Every time I log into Goodreads, the empty space after the “Ask the Author” questions stare back at me. This week, I finally took some time to sit down and focus on these questions. Hopefully some readers will find solace or camaraderie in my answers below. Happy reading and happy writing kindred spirits!
How do you deal with writer’s block?
Honestly, I don’t really think writer’s block exists. If it does, it’s surely not an illness that afflicts creative minds with symptoms like, pulling your hair out in front of computer screens.
It’s an old-as-time battle between your will power and procrastination. It’s a vicious fight between your goals and the pile of laundry accumulating in your closet, between waking up early or sleeping-in, between forcing yourself to sit-down at a desk or running three miles.
There will always be something you should or need to do, that seems more pressing than writing. To me, writers blocks is a series of days where I gave into that “other thing I need to do.” It’s when I haven’t written for four days straight because I didn’t make writing my number one priority. When the days sans writing swell up, sitting down to write Viola’s next adventure seems that much more intimidating and overwhelming.
All this to say, for me, I conquer “writer’s block” by sitting down, lighting a powdery candle, setting a timer, and jotting down words. When I sit down, I know full well, that the first words taking shape from my graphite wand are rubbish. On the other hand, I also know that once I sink into the world I’m conjuring, I can create something magical.
What’s the best thing about being a writer?
Creating something from nothing. For me, telling a story and building an empathetic connection with a stranger or friend through a series of symbols, is nothing short of alchemy. ❤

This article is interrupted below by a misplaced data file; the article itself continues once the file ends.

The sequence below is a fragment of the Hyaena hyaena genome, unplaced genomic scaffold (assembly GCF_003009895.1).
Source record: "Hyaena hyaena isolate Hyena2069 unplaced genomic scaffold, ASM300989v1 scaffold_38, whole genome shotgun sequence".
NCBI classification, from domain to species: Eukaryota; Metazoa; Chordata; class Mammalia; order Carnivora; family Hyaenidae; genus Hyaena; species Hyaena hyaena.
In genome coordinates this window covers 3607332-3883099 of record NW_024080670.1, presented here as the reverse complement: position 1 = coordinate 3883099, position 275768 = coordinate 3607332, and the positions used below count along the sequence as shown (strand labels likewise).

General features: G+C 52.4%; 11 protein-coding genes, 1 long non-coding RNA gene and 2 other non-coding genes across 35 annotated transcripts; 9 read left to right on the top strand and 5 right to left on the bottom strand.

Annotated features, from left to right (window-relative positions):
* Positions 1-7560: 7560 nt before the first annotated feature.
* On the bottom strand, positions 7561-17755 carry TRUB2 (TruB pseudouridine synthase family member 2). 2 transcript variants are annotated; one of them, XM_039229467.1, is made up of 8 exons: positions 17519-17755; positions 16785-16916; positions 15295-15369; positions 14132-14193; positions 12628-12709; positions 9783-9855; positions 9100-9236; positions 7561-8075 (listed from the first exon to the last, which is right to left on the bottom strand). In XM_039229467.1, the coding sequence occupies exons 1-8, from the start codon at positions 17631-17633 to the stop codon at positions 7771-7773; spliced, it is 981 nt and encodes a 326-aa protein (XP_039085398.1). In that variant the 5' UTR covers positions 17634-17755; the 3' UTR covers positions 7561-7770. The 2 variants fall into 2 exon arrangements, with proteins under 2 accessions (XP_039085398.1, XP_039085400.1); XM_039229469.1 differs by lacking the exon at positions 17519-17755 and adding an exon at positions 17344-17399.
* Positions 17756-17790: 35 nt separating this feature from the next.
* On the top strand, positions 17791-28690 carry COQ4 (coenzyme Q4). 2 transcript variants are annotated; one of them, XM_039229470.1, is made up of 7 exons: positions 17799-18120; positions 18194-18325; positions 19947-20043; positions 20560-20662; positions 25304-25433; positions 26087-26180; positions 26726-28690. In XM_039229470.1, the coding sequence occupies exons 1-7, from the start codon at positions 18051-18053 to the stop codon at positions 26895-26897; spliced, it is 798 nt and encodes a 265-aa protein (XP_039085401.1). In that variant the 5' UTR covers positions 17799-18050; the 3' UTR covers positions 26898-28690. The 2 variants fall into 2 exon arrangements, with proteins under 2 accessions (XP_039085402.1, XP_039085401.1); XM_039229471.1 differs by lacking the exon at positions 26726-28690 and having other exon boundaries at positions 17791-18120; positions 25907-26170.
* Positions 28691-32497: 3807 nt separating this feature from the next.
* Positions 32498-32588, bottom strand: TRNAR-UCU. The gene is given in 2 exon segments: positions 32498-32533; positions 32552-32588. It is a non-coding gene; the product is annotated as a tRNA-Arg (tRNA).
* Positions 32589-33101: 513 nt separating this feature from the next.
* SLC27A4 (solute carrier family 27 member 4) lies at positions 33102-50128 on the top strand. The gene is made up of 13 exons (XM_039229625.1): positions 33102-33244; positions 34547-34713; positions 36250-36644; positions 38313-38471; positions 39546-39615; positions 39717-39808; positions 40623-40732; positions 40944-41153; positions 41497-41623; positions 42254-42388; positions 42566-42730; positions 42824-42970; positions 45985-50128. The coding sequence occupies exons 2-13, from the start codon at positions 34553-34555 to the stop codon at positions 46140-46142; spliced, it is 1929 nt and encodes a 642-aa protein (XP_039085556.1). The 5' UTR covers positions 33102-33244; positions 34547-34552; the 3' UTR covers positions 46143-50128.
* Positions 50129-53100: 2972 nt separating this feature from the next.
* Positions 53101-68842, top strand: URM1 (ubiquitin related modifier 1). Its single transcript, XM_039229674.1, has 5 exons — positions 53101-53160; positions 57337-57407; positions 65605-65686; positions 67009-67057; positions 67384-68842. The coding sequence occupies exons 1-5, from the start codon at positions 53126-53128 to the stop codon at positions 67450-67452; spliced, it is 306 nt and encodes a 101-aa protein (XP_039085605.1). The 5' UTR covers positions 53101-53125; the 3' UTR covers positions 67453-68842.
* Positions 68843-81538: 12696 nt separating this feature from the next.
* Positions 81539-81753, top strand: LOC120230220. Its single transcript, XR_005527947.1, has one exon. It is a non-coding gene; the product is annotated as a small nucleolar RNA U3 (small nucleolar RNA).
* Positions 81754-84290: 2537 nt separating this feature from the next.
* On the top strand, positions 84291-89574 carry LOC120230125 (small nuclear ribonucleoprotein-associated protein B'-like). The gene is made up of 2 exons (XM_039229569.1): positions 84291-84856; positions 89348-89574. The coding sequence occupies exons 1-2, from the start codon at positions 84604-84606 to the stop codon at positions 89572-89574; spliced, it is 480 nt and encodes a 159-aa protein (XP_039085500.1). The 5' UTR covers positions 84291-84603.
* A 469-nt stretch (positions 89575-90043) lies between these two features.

What’s your advice for aspiring writers?
Begin. Try a pencil. Write for yourself.
Beginnings are the hardest part. Whether it’s waking up at 5 am to write before I hustle off to work or beginning the first page of chapter, the first five seconds of commencing my writing ritual is the most difficult hurdle to jump. Endure that brief moment of weakness and don’t think too much about it.
If you are feeling stuck, try long-hand. When I started writing Lost in the City of Flowers, I started with a small laptop I bought for $200. I often got frustrated and would delete whole pages at a time. On a whim, I bought a Moleskine lined notebook and tried writing a chapter the old-school way. Now, I can’t invoke the Histories of Idan without a notebook and a pencil. After I write a chapter in long-hand, I type it up a few days later. This process helps me edit without being too hard on myself too quickly.
Will people like my book? Who will want to read it? What if people hate it? Questions like these, ones that every writer may grapple with, will kill any writing courage I have mustered. Write what you enjoy. Write because you need to. Write because you love to.
What are you currently working on?
Torn by Salt and Satin is the working title of book 2 in The Histories of Idan series.
Viola’s must travel back in time to save Mrs. Reed, who has gone missing in 1789 Paris. In a place on the cusp of rebellion, Viola becomes an apprentice to Jacques-Louis David, a ward of Thomas Jefferson, a friend of Marie-Anne Paulze in her quest to find a missing drawing, and her mysterious patroness before the bloody axe of the French revolution falls.
How do you get inspired to write?
I get inspired by listening to music and letting my imagination wonder. While I was writing Lost in the City of Flowers, I listened to Lord Huron’s Lonesome Dreams album on repeat. The album almost felt like it was written for my heroine and I. Every morning, before I would write a single word, I would listen to Ends of the Earth and would really inspire me. That said, if you lack inspiration, I would suggest looking to other art forms and art practices to kick start your writing.
Where did you get the idea for your most recent book?
The initial goal of The Histories of Idan series, is to get people excited about art history and to introduce the subject in an adventurous albeit quasi-fictional way. With this in mind, I try to look back at my own art history journey, to pinpoint artists or time periods seduced me. Jacques Louis David, and the cultural makeup of the French Revolution have always fascinated me and I would be remiss to not write a book that focused on this glorious time in art and human evolution.